Friday, August 12, 2011

My Perfect Woman

My Perfect Woman

She walks through the door,
the fluidity of her stride pulls
my attention towards her.
My thoughts, the ones shackled
to the neurons deepest
in my subconscious, force
their way through my lips.
Nervous, I trip over my own
feet, I stumble into tables
and catch myself
on strangers' shoulders.

Her kiss is bitter,
the taste of pine needles
rests on my tongue.
Her tongue tickles
the back of my throat,
it reverberates the length
of my body: Warms
my chest and stomach,
I feel them rise they way
they did when I first looked
at my first crush. My heart beats
faster, pushing blood against
the skin on my face.

She's never said no.

Not even in public, as long as I promise
I won't be too loud or too obvious.

Some nights, when I get home
from work, still angry at rude
customer, she is waiting for me
on the kitchen counter, her top
already off.

She's always leaves before
I wake up. But I don't mind
making the bed after tossing through
a light sleep or cleaning the mess
we mad of the kitchen table..

It's in my nature to indulge, now and then.
So pour the tonic, twist the lime.
Oh, how I love you,

Wednesday, August 10, 2011

Inspiration from Japan: A Collection of Haiku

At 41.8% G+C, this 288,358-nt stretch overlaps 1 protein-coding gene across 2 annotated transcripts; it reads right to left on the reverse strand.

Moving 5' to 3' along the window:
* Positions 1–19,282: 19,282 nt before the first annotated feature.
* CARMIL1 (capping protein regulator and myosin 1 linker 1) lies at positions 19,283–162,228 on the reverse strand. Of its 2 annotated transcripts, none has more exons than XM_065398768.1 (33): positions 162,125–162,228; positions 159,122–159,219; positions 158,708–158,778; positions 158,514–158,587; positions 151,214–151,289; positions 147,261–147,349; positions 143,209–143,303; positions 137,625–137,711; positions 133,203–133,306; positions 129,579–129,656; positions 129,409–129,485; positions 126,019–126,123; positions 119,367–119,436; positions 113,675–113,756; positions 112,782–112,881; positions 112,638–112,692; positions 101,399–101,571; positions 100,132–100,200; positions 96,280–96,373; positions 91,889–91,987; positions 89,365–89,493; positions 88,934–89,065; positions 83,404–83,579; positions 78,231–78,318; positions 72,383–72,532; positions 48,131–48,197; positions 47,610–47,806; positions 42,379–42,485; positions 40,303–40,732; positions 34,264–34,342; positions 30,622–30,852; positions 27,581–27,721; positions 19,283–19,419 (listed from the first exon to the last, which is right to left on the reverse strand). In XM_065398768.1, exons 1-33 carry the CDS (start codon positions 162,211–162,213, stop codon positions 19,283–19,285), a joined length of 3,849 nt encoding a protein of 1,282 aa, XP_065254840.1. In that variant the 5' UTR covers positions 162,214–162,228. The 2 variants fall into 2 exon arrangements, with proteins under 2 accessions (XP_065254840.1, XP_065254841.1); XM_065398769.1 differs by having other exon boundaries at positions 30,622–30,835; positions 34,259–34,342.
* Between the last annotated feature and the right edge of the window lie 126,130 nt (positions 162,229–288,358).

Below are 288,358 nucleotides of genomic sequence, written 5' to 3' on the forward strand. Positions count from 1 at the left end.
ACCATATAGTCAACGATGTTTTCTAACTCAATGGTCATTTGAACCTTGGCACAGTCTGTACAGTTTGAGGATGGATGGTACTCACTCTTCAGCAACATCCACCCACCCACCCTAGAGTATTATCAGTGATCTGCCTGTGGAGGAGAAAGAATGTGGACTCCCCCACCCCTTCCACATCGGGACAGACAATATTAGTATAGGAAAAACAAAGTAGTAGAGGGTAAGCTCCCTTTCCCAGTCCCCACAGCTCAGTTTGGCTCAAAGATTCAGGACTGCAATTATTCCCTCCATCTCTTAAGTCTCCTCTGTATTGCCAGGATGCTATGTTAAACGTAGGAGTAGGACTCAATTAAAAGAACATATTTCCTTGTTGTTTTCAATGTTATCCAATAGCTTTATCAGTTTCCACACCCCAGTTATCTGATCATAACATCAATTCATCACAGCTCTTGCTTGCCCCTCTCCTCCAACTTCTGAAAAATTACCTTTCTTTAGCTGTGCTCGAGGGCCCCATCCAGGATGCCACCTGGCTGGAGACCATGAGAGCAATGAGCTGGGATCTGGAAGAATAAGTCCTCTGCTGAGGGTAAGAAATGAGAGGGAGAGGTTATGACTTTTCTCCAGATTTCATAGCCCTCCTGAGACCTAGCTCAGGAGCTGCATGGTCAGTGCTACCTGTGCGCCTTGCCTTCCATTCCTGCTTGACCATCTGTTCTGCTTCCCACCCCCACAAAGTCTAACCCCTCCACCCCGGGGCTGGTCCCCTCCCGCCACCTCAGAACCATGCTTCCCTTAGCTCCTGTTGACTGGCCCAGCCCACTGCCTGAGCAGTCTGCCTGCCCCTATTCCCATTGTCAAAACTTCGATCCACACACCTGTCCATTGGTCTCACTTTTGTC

The Sun's beauty looks
best distorted by stratus
clouds on its way out.

The snail's slime won't let
him forget where he's been, but
songbirds see it too.

She and I watch skies
throw sparks towards the ground. Real
beauty’s dangerous

Helicopter leaves
don't fly, but catch wind and spin,
enjoy the route down.

Snow blankets windows,
blankets cover legs, chili
burns my tongue. Perfect.

Stars lead ambitious
moths, those without desire
never leave porch lights

Hummingbirds hover,
sip their favorite flowers.
eagles soar, miss it all.

While most people honk their horns, they sing and dance to enjoy traffic jams.

Here, on a quiet night, you can't hear nature over the A/C units.

"Jake," written on concrete with firefly goop in the name of childhood fun.

Birds' nests sit on neighborhood signs, the trees were all made into houses.

A Poem for Broken Friendships: Song Thrush

Thrush Anvil

Come, past the birdwatchers
sitting on the bench with their binoculars.
Come to where only the trees
can hear us sing.
Come with me to see my thrush anvil.

Look at the scratches and stains
down the sides from years of use.
Look at the broken shells
on the ground.

That one, the burgandy and burlywood
spiraling towards the center,
cracked around the edges, talon
scratches down the middle.

That one, half buried under dirt. Time
will finish burying it, tiny pieces
already lie scattered under
the golden leaves crunching under
your every step. It'll never
be put back together.

Pick it up.

Close your eyes and feel it.
The smooth, unbroken
surfaces. The jagged edges,
weak spots cracked under pressure.
You might feel it fluctuate, inhale
and exhale.

Wait for the wind to stop rustling
the tall reed grass.
Put the shell up to your ear.
You won't hear water
as it crests onto a beach. You
might hear half of an inside joke.

Look at this piece,
flipped upside down.
Collecting water,
weighing it down.
Look, deeply,
into the water it's been collecting.

You might see your future.

You might the faces of the people
who trusted me once.